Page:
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Polymyalgia rheumatica (PMR) is an inflammatory condition of unknown aetiology characterised by aching and stiffness in the cervical region, and shoulder and pelvic girdles. Shoulder pain is the presenting finding in the majority of patients (70–95%), whereas the neck and hips are less frequently involved (50–70%).1 A mild synovitis with infiltrations of macrophages and CD4+ T-lymphocytes has been described in specimens of shoulder synovial membrane of patients with PMR.2 The presence of synovitis in patients with PMR has been documented by scintigraphy, magnetic resonance imaging (MRI) and ultrasonography (US).3–6 MRI and US have delineated involvement of proximal periarticular synovial structures.4–6 Bilateral subacromial bursitis and trochanteric bursitis are the most frequent lesions and are present in most patients with PMR who have pain in the shoulder and pelvic girdles, respectively. Therefore, we have suggested that PMR could be classified as an inflammatory process that primarily involves the extra-articular synovial structures (in particular bursae) in middle aged and older people.7 8
In two pivotal studies, Bywaters in 1982 described the anatomy of cervical interspinous and lumbar interspinous bursae and their involvement in arthritis (fig 1).9 10 Blockman et al studying fluorodeoxyglucose (FDG) uptake in patients with isolated PMR, without signs of giant cell arteritis (GCA) on temporal artery biopsy, observed abnormal FDG uptake in the shoulders and hips of most of the patients in keeping with the synovial inflammatory nature of the disease.11 Half of the patients also had increased FDG uptake in the region of the spinous processes of the cervical and lumbar vertebrae. However, FDG positron emission tomography (FDG-PET) scans were not able to identify the anatomical structures involved in the spinal inflammatory process in PMR due to low resolution.
Therefore we decided to use MRI to study the involvement of the cervical interspinous bursae in a series of consecutive patients who had symptoms of active PMR.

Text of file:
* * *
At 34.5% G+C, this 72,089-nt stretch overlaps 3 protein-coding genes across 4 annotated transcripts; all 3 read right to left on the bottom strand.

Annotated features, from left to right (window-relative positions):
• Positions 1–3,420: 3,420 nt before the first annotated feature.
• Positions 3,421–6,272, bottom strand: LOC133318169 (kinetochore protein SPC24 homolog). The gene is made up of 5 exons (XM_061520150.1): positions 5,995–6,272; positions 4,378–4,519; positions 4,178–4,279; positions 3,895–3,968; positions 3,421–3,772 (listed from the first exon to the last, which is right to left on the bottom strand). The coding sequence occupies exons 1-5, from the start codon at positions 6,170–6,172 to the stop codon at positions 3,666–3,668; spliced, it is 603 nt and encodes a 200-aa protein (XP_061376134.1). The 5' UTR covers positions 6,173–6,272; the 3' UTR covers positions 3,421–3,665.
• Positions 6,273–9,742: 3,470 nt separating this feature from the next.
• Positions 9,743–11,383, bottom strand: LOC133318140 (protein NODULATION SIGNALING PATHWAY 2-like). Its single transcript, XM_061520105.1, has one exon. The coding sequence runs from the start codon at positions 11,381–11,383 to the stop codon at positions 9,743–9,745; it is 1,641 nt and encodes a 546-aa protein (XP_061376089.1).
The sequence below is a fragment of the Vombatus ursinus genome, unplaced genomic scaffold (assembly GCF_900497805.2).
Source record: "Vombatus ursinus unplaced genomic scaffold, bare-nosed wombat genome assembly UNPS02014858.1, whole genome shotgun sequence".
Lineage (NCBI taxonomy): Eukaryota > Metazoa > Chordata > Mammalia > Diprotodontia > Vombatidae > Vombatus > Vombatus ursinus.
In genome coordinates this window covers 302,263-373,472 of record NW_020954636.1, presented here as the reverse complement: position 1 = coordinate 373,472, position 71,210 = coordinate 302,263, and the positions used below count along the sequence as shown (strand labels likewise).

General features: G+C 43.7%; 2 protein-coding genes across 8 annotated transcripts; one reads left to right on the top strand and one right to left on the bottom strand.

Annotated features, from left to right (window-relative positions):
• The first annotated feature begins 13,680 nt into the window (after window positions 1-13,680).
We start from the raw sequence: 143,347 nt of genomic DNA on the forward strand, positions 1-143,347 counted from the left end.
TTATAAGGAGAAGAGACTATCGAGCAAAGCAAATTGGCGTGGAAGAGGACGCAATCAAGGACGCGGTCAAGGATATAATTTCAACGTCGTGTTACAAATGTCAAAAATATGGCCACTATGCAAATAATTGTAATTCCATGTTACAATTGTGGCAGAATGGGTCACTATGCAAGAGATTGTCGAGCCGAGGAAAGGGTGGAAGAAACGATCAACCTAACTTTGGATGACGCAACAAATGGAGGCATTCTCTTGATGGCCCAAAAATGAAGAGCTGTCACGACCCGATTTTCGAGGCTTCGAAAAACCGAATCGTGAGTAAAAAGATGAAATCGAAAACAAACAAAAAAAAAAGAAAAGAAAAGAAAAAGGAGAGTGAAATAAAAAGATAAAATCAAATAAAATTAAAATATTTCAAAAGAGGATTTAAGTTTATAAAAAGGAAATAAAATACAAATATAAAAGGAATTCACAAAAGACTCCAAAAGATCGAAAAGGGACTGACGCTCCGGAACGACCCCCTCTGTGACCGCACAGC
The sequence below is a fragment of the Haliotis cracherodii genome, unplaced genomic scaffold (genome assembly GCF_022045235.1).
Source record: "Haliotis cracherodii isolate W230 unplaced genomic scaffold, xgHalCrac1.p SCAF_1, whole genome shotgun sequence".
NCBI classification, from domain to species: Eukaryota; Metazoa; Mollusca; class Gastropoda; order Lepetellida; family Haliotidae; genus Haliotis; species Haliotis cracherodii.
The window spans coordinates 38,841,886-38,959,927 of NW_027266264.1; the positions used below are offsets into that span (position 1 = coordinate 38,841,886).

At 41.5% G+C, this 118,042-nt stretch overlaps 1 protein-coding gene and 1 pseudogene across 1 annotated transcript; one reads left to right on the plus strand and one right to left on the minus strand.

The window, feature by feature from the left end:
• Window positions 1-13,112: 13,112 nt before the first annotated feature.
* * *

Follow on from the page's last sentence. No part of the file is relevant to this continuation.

PATIENTS AND METHODS
Consecutive patients who were seen at the Prato and Reggio Emilia rheumatology centres, Italy, during a 6-month period and who satisfied criteria for PMR1 were considered suitable candidates for the study. Table 1 shows the clinical, demographic and MRI findings in the 12 case patients. None of the case patients had clinical or histological evidence of GCA or had been previously treated with corticosteroids.
The control group consisted of seven patients with non-inflammatory or mildly inflammatory conditions (five with fibromyalgia and two with cervical osteoarthritis) and six patients with spondyloarthritis (four with primary ankylosing spondylitis (AS) fulfilling the modified New York criteria12 and two with psoriatic spondylitis) seen consecutively in the same centres after the patients with PMR. All the control patients had neck pain. The patients with spondyloarthritis had active disease and were treated with non-steroidal anti-inflammatory drugs only.
MRI of the cervical spine was performed in all the 12 PMR and 13 control patients. Two of the four patients with PMR with pelvic girdle pain also had MRI of the lumbar spine.
MRI was performed using a 1T superconductive magnet system (Signa Horizon LX; GE Medical Systems, Milwaukee, Wisconsin, USA). Patients were placed supine, in the standard position. Pulse sequences at cervical and lumbar level included T2-weighted sagittal fast spin echo (repetition time ms/echo time ms, 3000/100) and T1-weighted sagittal and axial fast spin echo (500/20) with fat saturation before and after contrast medium scans. Section thickness was 3 mm with an intersection gap of 0.3 mm. The field of view was 24 cm and 32 cm and the matrix size was 512×512 and 384×224 at the cervical and lumbar level, respectively. A bolus of 0.2 ml of gadoterate meglumine (Dotarem; Laboratoire Guerbet, Aulnay-sous-Bois, France) per kilogram of body weight was injected manually through a catheter inserted into an antecubital vein and followed by a 20 ml saline solution.